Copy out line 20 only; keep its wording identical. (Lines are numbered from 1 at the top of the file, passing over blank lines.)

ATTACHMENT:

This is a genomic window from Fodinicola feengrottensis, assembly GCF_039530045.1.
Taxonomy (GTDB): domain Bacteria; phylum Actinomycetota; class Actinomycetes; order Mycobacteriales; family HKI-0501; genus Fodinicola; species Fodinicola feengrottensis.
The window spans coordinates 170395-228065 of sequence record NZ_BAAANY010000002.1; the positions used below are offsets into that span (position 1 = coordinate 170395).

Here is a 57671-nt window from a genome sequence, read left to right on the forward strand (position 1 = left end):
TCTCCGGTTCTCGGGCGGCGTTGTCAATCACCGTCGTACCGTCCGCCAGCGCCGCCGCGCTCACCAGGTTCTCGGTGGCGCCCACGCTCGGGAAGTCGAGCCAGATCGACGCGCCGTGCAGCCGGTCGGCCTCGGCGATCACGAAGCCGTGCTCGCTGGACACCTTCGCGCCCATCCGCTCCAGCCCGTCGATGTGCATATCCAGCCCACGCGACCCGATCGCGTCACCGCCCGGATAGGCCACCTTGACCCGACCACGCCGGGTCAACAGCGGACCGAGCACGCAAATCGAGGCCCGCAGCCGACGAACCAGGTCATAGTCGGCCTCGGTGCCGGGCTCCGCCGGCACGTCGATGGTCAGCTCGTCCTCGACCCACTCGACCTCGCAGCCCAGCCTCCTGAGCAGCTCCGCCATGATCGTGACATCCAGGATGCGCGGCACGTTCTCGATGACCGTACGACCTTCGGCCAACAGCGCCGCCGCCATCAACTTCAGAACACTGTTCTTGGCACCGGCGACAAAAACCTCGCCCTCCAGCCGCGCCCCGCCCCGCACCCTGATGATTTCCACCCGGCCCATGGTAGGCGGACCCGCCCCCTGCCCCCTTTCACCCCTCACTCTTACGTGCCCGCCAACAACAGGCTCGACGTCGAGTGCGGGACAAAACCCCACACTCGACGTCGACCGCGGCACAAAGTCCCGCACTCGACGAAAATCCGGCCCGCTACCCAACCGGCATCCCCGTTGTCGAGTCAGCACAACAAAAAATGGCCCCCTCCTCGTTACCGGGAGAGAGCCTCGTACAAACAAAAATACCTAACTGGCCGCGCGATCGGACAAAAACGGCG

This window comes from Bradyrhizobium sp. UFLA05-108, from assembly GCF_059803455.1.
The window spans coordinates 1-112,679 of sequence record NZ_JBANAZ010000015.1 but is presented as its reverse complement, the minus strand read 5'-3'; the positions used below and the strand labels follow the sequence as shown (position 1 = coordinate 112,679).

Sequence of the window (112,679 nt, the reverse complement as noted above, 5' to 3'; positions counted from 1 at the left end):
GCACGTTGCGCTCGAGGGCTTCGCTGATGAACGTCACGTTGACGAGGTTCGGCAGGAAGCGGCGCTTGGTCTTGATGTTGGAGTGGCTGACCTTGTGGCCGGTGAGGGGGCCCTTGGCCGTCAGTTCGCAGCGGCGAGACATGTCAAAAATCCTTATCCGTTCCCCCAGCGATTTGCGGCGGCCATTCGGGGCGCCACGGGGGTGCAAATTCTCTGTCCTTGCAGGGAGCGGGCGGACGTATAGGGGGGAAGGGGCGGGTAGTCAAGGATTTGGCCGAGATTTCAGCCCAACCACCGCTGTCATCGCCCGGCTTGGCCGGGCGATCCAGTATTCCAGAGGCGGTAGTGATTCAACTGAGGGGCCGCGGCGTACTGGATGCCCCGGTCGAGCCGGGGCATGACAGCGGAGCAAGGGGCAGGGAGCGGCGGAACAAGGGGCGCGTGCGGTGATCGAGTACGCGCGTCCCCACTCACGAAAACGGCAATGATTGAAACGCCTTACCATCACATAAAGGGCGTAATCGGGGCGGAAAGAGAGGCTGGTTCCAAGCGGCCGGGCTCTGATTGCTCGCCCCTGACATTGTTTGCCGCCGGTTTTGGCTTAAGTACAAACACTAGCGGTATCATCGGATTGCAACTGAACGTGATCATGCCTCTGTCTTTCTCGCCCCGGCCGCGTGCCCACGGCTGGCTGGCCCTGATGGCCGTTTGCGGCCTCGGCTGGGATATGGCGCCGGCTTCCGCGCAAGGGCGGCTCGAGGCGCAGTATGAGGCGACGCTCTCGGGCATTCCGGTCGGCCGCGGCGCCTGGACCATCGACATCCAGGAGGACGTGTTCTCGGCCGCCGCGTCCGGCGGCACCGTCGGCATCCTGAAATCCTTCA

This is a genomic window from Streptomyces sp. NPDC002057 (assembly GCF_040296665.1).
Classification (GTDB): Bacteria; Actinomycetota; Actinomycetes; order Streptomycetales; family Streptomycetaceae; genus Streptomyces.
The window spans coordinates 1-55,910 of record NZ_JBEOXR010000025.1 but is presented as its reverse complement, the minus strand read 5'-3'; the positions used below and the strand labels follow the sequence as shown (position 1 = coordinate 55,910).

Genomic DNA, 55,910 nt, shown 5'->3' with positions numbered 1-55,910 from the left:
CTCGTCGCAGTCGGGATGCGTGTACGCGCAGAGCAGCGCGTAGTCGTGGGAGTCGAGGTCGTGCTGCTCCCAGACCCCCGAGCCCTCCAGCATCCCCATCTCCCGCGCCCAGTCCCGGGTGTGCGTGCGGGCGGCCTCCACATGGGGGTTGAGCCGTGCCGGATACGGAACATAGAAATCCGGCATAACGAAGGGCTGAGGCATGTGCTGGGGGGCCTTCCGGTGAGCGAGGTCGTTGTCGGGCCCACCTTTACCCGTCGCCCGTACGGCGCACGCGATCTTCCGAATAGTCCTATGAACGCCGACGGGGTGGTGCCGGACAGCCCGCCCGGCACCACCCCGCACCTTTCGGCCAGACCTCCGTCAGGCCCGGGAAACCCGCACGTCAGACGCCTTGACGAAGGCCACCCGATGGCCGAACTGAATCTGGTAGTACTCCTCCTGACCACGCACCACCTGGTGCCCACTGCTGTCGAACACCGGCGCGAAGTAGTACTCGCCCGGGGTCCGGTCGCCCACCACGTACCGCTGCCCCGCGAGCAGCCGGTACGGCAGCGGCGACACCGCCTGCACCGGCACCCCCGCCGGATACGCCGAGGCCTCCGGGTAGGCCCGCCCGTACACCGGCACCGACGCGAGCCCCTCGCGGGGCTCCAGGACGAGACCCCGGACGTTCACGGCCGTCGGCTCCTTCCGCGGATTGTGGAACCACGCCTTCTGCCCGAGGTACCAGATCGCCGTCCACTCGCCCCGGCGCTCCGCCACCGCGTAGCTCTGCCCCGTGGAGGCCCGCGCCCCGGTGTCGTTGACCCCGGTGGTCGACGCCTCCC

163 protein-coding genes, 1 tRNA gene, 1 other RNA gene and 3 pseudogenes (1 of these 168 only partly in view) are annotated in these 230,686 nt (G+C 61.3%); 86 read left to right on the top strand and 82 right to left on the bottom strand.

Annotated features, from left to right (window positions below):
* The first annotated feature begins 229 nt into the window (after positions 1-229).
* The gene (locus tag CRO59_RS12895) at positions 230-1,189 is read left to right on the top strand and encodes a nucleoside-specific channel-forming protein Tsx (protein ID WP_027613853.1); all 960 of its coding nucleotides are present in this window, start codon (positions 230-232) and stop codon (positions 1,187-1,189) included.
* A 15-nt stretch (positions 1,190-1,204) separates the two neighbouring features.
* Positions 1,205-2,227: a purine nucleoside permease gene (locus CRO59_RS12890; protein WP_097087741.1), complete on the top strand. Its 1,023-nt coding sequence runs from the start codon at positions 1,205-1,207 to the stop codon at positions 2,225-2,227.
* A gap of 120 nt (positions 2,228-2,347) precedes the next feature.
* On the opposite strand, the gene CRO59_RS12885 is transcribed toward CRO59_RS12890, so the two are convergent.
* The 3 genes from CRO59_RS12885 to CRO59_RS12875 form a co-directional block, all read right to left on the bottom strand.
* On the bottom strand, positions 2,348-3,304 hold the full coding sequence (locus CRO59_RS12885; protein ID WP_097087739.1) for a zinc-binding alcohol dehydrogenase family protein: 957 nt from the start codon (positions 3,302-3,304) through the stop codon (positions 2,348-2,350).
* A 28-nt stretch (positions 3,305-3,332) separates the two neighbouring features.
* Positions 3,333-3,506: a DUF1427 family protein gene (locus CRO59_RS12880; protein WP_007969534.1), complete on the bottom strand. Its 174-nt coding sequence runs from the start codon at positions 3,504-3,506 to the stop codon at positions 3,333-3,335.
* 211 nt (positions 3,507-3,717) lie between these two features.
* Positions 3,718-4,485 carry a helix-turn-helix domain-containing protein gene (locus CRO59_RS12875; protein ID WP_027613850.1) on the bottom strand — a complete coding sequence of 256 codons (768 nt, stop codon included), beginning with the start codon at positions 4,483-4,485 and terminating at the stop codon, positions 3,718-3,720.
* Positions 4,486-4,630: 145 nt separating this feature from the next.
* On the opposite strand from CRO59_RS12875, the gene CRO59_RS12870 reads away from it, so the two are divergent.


* Positions 1,205-2,227: a purine nucleoside permease gene (locus CRO59_RS12890; protein WP_097087741.1), complete on the top strand. Its 1,023-nt coding sequence runs from the start codon at positions 1,205-1,207 to the stop codon at positions 2,225-2,227.